Lace for a Summer Monday

For today's Monday project features, I have two lovely lace projects to share with you.

This is Vicki's Shetland Triangle Shawl by Evelyn Clark using FF Superwash Merino Wool Sock Yarn in the Marrakesh colorway. Here's a closeup so that you can see the stunning detail:

You can see more of Vicki's work on her blog or on Ravelry where she is minstrelspinner. You can also get a glimpse of Vicki's glass bead stitched jewelry in her Etsy shop. So many beautiful things to see!

Next project up is Anne C.'s version of the Alhambra Scarf by Anne Hanson of KnitSpot.

Anne used FF Superwash Merino Wool Sock Yarn in the Gluttony colorway for this lovely piece. Anne reports that it was like knitting with "a wooly caramel mocha latte." How much fun is that!? And take a look at the perfect stitchwork up close as the piece blocks:

You can see more of Anne's beautiful work on Ravelry where she is ABC.

Thank you to Vicki and Anne for sharing such lovely work! I get questions all the time from new knitters asking whether they might be able to use my Superwash Sock Yarn for lace projects. I guess Vicki and Anne have answered that question once and for all!

Thursday, July 24, 2008

Just Another Hat & Scarf

A couple of weeks ago I posted about a winter scarf I had started using my FF Heavy Worsted Merino Yarn. I've finished that now and also made a matching hat. As promised, I've got the pattern done and available as a free download in my Ravelry Pattern Shop.

The photos are pretty terrible and hardly show the lovely stitch pattern, but they'll have to do:

The stitch pattern is reversible, so the scarf is the same from front or back. I love the heavy textured look of the stitch, which rather resembles crochet (at least to my untrained-in-crochet eye).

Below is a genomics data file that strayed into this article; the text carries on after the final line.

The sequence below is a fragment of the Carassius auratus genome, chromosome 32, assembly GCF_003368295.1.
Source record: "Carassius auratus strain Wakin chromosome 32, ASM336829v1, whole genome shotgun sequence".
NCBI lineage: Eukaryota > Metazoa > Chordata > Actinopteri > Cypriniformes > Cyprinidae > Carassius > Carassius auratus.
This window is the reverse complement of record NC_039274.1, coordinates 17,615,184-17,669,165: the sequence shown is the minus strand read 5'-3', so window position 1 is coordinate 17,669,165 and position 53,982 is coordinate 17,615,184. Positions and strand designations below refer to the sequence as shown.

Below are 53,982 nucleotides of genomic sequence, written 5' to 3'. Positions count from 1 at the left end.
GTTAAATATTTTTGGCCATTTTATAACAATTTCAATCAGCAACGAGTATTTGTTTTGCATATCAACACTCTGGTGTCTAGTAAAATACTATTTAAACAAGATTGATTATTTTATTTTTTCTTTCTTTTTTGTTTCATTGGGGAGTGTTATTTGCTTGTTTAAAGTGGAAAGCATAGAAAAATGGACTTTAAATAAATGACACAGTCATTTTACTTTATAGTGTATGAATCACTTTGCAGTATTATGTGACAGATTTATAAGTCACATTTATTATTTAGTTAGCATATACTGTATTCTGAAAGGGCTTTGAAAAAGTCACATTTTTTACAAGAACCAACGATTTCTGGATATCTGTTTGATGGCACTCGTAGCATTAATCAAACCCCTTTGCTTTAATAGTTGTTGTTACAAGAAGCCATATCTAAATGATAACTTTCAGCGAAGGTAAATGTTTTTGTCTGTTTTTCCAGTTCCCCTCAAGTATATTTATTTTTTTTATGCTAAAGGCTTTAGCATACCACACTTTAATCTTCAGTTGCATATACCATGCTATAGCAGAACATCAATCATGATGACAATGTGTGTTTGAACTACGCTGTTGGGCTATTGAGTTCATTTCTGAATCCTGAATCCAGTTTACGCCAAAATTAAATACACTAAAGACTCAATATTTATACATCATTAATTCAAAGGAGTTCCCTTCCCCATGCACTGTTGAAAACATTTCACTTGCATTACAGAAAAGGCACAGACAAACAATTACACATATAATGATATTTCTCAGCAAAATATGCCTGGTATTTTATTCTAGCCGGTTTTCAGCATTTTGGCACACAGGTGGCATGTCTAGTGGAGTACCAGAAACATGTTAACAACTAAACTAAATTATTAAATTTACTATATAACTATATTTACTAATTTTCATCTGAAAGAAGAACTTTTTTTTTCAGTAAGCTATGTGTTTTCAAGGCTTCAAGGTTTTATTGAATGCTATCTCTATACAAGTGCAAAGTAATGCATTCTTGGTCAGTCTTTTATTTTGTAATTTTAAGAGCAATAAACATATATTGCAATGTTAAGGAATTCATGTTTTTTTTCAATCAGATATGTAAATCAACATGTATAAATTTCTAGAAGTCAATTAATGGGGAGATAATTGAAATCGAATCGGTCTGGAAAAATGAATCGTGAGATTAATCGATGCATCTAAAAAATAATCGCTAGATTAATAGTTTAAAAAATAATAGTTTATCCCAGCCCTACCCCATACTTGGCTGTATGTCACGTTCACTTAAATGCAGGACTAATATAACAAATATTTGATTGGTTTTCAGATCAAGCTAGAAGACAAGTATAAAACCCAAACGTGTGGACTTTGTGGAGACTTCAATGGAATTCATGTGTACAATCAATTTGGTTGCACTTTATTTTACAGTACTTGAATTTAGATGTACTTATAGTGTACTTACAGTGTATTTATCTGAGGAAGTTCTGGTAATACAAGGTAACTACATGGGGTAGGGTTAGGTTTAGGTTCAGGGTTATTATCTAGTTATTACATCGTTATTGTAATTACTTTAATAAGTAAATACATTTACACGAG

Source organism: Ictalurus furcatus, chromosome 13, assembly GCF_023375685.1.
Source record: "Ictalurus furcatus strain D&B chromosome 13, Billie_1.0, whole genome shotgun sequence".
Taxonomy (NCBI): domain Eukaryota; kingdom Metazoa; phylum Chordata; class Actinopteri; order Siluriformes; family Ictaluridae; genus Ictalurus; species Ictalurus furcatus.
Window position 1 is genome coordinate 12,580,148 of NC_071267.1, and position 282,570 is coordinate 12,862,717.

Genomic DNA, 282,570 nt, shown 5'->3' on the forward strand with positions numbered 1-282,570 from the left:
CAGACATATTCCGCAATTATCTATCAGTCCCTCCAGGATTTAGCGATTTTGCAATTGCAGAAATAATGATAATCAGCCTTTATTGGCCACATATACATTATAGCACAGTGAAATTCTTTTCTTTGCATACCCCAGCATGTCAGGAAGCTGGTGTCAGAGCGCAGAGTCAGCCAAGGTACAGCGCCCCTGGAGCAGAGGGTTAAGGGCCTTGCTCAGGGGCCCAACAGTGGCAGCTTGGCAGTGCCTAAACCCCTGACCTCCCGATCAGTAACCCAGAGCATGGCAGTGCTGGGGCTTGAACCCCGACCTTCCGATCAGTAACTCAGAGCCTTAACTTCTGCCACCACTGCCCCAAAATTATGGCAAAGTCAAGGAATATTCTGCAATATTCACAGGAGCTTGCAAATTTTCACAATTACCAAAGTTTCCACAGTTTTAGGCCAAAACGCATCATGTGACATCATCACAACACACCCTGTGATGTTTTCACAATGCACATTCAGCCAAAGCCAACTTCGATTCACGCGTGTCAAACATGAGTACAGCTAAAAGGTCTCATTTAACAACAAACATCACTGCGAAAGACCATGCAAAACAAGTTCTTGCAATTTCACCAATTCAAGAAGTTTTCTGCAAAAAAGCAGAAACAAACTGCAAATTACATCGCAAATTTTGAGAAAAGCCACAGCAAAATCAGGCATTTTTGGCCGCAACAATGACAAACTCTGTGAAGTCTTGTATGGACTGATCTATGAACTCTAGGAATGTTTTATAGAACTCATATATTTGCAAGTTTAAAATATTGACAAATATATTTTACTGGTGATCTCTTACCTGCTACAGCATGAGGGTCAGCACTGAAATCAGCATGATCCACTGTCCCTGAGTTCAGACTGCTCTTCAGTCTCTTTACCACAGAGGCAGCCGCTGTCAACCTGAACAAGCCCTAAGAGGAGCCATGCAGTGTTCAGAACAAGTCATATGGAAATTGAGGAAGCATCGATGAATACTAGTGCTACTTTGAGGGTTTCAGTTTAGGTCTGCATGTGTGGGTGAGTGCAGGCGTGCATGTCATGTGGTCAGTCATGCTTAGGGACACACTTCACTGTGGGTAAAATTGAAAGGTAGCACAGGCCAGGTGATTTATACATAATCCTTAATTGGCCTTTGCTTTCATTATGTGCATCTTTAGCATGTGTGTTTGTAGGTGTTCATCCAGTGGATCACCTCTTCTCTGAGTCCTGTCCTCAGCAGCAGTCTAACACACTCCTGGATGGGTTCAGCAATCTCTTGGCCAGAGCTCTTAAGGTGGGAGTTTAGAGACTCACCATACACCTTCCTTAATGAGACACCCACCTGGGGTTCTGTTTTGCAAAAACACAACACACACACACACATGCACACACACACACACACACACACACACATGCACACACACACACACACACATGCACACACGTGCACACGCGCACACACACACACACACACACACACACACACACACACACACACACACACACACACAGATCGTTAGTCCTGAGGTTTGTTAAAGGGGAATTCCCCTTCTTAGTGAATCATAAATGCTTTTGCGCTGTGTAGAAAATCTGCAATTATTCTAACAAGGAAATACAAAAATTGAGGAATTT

After messing around with the hat design a bit, I decided to knit it on straight needles. With so much texture and complexity in the stitch detail, the seam is barely noticeable and knitting it on straight needles avoids having to do tons of P2TOG's which would be necessary if knit in the round. I have nothing against P2TOG's, but in this heavy yarn and knittng in the round on a 16" circular (which for me always feels a little tight and uncomfortable for the first couple of inches) it seemed too much effort for little gain. I like the hat just fine as it turned out.

Here's a closeup of the stitch detail that gives a better sense of it:

(The true color of the yarn is somewhere between how the photos turned out: not so dark or reddish as the first two photos and not so light and orange as the closeup.)
All in all, I'm pleased with how this turned out. It was a quick knit, with a comfortable rhythm and lots of bang for the buck in terms of visual complexity with minimal effort.

Hope everyone is having a great week and finding some time for knitting!

Monday, July 21, 2008

Oh So Beautiful